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The memeification of our favorite childhood cartoons has become a huge part of Internet culture. Dexter’s Laboratory, Hey Arnold!, Rugrats, The Magic School Bus, The Powerpuff Girls—these shows are repurposed for memes and social media, their contexts often dismissed so their imagery can transform into something entirely different.
But there’s one series whose memeification has been the most consistent, entertaining and unpredictable: SpongeBob SquarePants.
It’s interesting to remember certain scenes from SpongeBob that inevitably became reference points for my friends and me, even before memes as we knew them existed. In middle school, whenever we were assigned an essay, we’d imitate that iconic sequence in “Procrastination,” where SpongeBob begins to write a paper for his boating school class.
“And some of these, and some of these” he enthusiastically utters, orchestral horns and strings soundtracking what we assume to be one of the best essays ever crafted by an animated sea sponge, only to reveal that he’s written one word:
It’s one of the most relatable moments in cartoon history, the sequence perfectly capturing how horrible procrastination can be. Now, over a decade later, not only can I act the part out IRL, but I can send it to a friend via social media or text, because SpongeBob SquarePants isn’t simply a cartoon anymore, but an Internet phenomenon.
GIFs, photoshops, Reddit and Tumblr conspiracy theories, remixes, videos—SpongeBob is being repurposed in countless ways. Sometimes it’s simply to highlight a recurring gag throughout the series, such as the infamous “My Leg” quote, which was prominent throughout the first four seasons, then disappeared, and finally returned in season six.
Sometimes we get incredible mashups like this one, which brings together SpongeBob and Breaking Bad.
But in an age where loops are commonplace, this is barely scratching the surface of SpongeBob‘s relationship to the Internet.
Being a rap fan, one aspect of the SpongeBob phenomenon I find both interesting and puzzling is the many trap remixes built around the TV show. There’s this one, this one, this one and, more recently, this one:
This comes from one of the best episodes of season two (and arguably of all time), “Frankendoodle,” where SpongeBob draws a crude figure of himself (DoodleBob) that literally tries to erase him from existence. The episode first aired in 2002; in 2014, DoodleBob resurfaced because of comparisons made with Young Thug, a rapper whose incoherent rhymes inadvertently brought the “Me Hoy Minoy” antagonist back from its undersea grave.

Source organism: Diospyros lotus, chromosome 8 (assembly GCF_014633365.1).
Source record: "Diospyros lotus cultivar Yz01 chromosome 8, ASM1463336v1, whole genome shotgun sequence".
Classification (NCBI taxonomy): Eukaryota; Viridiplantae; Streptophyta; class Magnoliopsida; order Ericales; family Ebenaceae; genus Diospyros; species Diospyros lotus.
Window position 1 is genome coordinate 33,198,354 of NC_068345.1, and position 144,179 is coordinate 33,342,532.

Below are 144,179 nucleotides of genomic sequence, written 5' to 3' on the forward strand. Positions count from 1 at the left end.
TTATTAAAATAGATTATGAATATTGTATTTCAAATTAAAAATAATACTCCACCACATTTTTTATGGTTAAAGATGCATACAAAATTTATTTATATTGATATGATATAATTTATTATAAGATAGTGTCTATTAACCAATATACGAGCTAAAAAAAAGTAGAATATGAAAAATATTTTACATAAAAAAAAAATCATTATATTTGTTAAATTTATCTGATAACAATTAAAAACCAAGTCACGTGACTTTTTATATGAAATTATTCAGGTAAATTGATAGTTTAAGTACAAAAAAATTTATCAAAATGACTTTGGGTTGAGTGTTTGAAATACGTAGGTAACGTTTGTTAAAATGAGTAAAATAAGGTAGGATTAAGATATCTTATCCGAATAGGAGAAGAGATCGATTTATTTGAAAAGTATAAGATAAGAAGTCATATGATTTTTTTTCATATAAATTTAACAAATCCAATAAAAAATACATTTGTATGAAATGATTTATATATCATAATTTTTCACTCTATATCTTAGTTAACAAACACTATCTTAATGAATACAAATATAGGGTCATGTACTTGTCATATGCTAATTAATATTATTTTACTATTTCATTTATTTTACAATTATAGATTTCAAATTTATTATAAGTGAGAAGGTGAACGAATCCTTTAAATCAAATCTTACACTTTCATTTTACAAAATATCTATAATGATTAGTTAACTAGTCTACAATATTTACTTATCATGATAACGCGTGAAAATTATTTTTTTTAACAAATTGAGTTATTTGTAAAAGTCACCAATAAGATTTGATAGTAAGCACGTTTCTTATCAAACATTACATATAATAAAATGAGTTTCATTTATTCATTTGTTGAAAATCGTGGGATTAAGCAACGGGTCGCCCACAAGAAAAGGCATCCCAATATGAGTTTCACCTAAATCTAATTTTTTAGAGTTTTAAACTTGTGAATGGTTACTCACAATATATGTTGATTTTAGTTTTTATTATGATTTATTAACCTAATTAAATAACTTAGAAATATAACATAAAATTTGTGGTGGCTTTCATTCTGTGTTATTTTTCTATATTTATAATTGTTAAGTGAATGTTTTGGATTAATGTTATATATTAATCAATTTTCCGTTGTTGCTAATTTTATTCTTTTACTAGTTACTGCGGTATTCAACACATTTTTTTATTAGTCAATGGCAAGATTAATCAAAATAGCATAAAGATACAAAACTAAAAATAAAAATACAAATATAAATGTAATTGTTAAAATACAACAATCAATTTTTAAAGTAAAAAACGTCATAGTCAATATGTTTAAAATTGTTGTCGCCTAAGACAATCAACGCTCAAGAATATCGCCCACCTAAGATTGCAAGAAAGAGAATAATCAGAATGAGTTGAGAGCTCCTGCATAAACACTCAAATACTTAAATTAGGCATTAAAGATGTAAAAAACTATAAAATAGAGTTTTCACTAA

Other rap-related SpongeBob connections that deserve acknowledgment: A sequence from season one episode “Tea At The Treedome” was synchronized to footage from Nicki Minaj’s music video for “Anaconda.”
The audio is taken from a moment in which SpongeBob, trapped in Sandy Cheeks’ waterless treedome, tries to fight his thirst—which is why it fits so well with Drake’s part in the video, because he’s trying to fight a thirst of his own.
New SpongeBob memes to pop up recently including the “Mr. Krabs blur,” which trades on a still image taken from the season two episode “Patty Hype.” Perfect for “The Face When” (commonly referred to as TFW) responses, the picture depicts a confused Mr. Krabs surrounded by angry fish. According to Complex, the first appearance of the meme seems to be from January 31 of this year.
Several months later, the meme is still going strong—and even has its own Twitter account.
But SpongeBob SquarePants has also taken on a new life in Internet folklore, with short stories and conspiracy theories based off the cartoon series. The most popular early example of this was “Squidward’s Suicide,” a creepypasta about a lost SpongeBob SquarePants episode where a more-morbid-than-usual Squidward Tentacles kills himself. The video was uploaded to YouTube in 2012 and immediately removed, but by then people were beginning to wonder if such an episode actually existed.
In 2013, the question of the episode’s existence was put to rest when an alleged creator of “Squidward’s Suicide” revealed in a Reddit post that they wrote the story on 7chan back in 2006. (Click the image for higher resolution.)
“Boredom was the catalyst and reading creepypasta was inspiration,” the user explained in a separate post. “As I said, at that time, SpongeBob was untouched, and it was a time where kids who grew up on it were old enough to browse the *chan boards. So I used it.”
This gets to the heart of SpongeBob‘s enduring popularity as a source of memes, even though it’s been years since new episodes aired: It cemented its cult following right as the world made the shift to Web 2.0, and right when the kids who loved it began to develop their voices online. And for all its patent absurdity, it always had dark undercurrents—a pairing that proved relatable for fans through adolescence and beyond.
In 2014, show writer Casey Alexander put the final nail in the “Squidward’s Suicide” coffin when he denied that the episode ever existed.
Still, the story foreshadowed the rise of long-form stories and discussions on SpongeBob, including those that tackle the societal issues of Bikini Bottom and the likelihood of Mr. Krabs being a Sith Lord, to take just two examples. Whether the creators of SpongeBob SquarePants realize it or not, they produced entertainment that not only resonates with Internet culture, but reflects it, too. The series is given a new life time and time again through the eccentric imaginations of Internet users across the world, keeping the strange spirit of SpongeBob alive, meme after meme.
Elijah Watson is an internet culture and entertainment reporter. His work has been published by the Daily Beast, Vice, Complex, Bustle, Uproxx, and Okayplayer.